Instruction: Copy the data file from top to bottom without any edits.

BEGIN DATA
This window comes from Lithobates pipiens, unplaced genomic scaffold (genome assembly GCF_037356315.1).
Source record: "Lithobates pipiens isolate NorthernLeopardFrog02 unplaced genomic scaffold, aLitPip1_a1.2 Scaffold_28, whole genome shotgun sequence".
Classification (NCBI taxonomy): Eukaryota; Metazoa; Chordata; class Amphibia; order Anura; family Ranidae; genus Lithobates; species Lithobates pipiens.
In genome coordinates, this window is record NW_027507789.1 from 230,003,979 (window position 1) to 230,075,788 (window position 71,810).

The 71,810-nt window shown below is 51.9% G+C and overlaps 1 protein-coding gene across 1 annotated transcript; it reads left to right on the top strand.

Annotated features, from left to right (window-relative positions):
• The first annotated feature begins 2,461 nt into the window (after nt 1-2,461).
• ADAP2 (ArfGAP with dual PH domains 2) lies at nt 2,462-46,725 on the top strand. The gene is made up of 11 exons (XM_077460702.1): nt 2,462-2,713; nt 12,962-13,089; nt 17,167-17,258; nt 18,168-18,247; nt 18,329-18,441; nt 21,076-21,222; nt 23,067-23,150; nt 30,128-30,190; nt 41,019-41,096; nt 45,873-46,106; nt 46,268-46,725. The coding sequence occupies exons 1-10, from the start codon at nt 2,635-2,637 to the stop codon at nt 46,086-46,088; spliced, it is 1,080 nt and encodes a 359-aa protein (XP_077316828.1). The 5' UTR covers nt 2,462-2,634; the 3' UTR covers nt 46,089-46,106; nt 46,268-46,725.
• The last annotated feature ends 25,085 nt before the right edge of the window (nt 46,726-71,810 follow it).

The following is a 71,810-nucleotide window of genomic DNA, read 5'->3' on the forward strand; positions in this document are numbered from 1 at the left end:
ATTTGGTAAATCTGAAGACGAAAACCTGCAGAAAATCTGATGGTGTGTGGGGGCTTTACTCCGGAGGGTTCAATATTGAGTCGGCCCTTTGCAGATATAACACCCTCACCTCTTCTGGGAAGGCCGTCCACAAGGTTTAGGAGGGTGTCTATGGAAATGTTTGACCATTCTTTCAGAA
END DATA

This window comes from Lithobates pipiens, unplaced genomic scaffold (genome assembly GCF_037356315.1).
Source record: "Lithobates pipiens isolate NorthernLeopardFrog02 unplaced genomic scaffold, aLitPip1_a1.2 Scaffold_28, whole genome shotgun sequence".
Classification (NCBI taxonomy): Eukaryota; Metazoa; Chordata; class Amphibia; order Anura; family Ranidae; genus Lithobates; species Lithobates pipiens.
In genome coordinates, this window is record NW_027507789.1 from 230,003,979 (window position 1) to 230,075,788 (window position 71,810).

The 71,810-nt window shown below is 51.9% G+C and overlaps 1 protein-coding gene across 1 annotated transcript; it reads left to right on the top strand.

Annotated features, from left to right (window-relative positions):
• The first annotated feature begins 2,461 nt into the window (after nt 1-2,461).
• ADAP2 (ArfGAP with dual PH domains 2) lies at nt 2,462-46,725 on the top strand. The gene is made up of 11 exons (XM_077460702.1): nt 2,462-2,713; nt 12,962-13,089; nt 17,167-17,258; nt 18,168-18,247; nt 18,329-18,441; nt 21,076-21,222; nt 23,067-23,150; nt 30,128-30,190; nt 41,019-41,096; nt 45,873-46,106; nt 46,268-46,725. The coding sequence occupies exons 1-10, from the start codon at nt 2,635-2,637 to the stop codon at nt 46,086-46,088; spliced, it is 1,080 nt and encodes a 359-aa protein (XP_077316828.1). The 5' UTR covers nt 2,462-2,634; the 3' UTR covers nt 46,089-46,106; nt 46,268-46,725.
• The last annotated feature ends 25,085 nt before the right edge of the window (nt 46,726-71,810 follow it).

The following is a 71,810-nucleotide window of genomic DNA, read 5'->3' on the forward strand; positions in this document are numbered from 1 at the left end:
ATTTGGTAAATCTGAAGACGAAAACCTGCAGAAAATCTGATGGTGTGTGGGGGCTTTACTCCGGAGGGTTCAATATTGAGTCGGCCCTTTGCAGATATAACACCCTCACCTCTTCTGGGAAGGCCGTCCACAAGGTTTAGGAGGGTGTCTATGGAAATGTTTGACCATTCTTTCAGAA